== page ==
Introduction to Digital Humanities

RELI/ENGL 39, Fall 2015, University of the Pacific

Is there an actual definition of the Digital Humanities? (9/7)

There isn’t really a concrete definition for Digital Humanities, but there multitudes of values attached to the phrase. When I think of Digital Humanities, I think of an abundance of technology used to help humans or society in general. Whether it be asking “Siri” to look up a question, Googling the answer to a problem, or using a GPS to navigate a location, technology is highly utilized in order to make life easier for humans.  In class, we spoke of algorithmic culture which is apart of the Digital Humanities. The algorithmic culture includes such things as receiving advertisements tailored to your interests or or having Netflix generate a section based on shows you watch. While I can’t disagree that it is helpful, I believe certain things make us dependent on technology. For example, college students now are more dependent than ever on using the internet to research items when instead they could walk down to the library and open a book. My hope would be that certain things that are easy to manually do aren’t over taken by technology and humans eventually forget how to do it themselves.

The two articles that we read had slightly different viewpoints on what the Digital Humanities are but both had the same overall concept.  The first article, “The Digital Humanities is not about Building it’s about Sharing” by Mark Sample stayed close to its title. Sample believed the in Digital Humanities, knowledge is not produced but instead is shared and reproduced. According to Sample, the Digital Humanities gives us endless possibilities since we are no longer bound to physical material such as books but now we have a whole other world at our hands. On the other hand, Lisa Spiro speaks of Digital Humanities as more of a community that needs to produce values. Similar to Mark Sample, Lisa believes that Digital Humanities should foster   conversation and knowledge. A quote from Spiro that I thought was interesting was, “Grounded in humanistic values but catalyzed by Internet values, the digital humanities seeks to push the humanities into new territory by promoting collaboration, openness, and experimentation.” I feel like this quote is the closest to summing up what Digital Humanities really is. Why Digital Humanities? Because we now have the power of technology at our hands to open new doors and together as a humanistic society, explore endless possibilities and opportunities. Some may argue that it is dangerous, while others may argue that it is necessary.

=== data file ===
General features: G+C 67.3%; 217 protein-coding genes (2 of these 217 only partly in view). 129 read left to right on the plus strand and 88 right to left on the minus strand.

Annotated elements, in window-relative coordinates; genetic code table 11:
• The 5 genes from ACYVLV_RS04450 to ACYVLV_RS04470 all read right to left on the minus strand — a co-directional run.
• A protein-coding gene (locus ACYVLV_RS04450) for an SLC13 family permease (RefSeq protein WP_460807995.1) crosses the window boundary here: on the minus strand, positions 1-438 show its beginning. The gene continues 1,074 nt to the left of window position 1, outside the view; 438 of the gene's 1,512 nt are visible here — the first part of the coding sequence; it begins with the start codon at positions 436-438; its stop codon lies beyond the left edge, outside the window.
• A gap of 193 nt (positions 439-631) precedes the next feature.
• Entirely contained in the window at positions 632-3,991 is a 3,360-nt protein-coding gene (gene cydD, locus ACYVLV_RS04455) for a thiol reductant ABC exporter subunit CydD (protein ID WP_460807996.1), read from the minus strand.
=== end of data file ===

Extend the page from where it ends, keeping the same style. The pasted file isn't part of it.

-Jillian S.


Picture Citation:

Dolom, Ram. “Students Should Embrace UCLA’s New Digital Humanities Minor.” Daily Bruin. Web. 7 Sept. 2015.


  1. I really enjoyed reading you blog post because it was similar to mine because I also stated how DH has not yet established its complete indenting yet dues to all the new things they are finding. So I thought ours were sort of similar and I also like how you talked about each article..

  2. This was a really interesting post. I liked how you tie in the concept of algorithmic culture into your post, but I think you need to make a bit more of a connection with the definition of digital humanities. Also, maybe if you clarify a bit as to what YOU think digital humanities is? You talk about Spiro and Sample, but I’d like to see your opinion on it since you seem to have really good insight.

  3. Similar to you, my blog post touched upon how digital humanities is defined as a concept worth sharing – and not so much building. This is evident through the “‘This Is Why We Fight’: Defining the Values of the Digital Humanities” article, in which Spiro highly encouraged dialogue on the subject matter. Instead of creating and recreating the same coding, for example, it is easier to add to the content predecessors created versus recreating the same code. What I tried to do through my blog post – and apparently failed – it to draw an immediate connection with algorithms and “The Digital Humanities is not about Building it’s about Sharing” article by Mark Sample.

  4. I enjoyed your post because I also highlighted this line “Grounded in humanistic values but catalyzed by Internet values, the digital humanities seeks to push the humanities into new territory by promoting collaboration, openness, and experimentation.”

    I think the field of digital humanities has the potential to benefit societies because our lives seem to benefit a lot from innovation and technology. I am excited to see the amount of positive impacts the digital humanities can bring to our daily routines.

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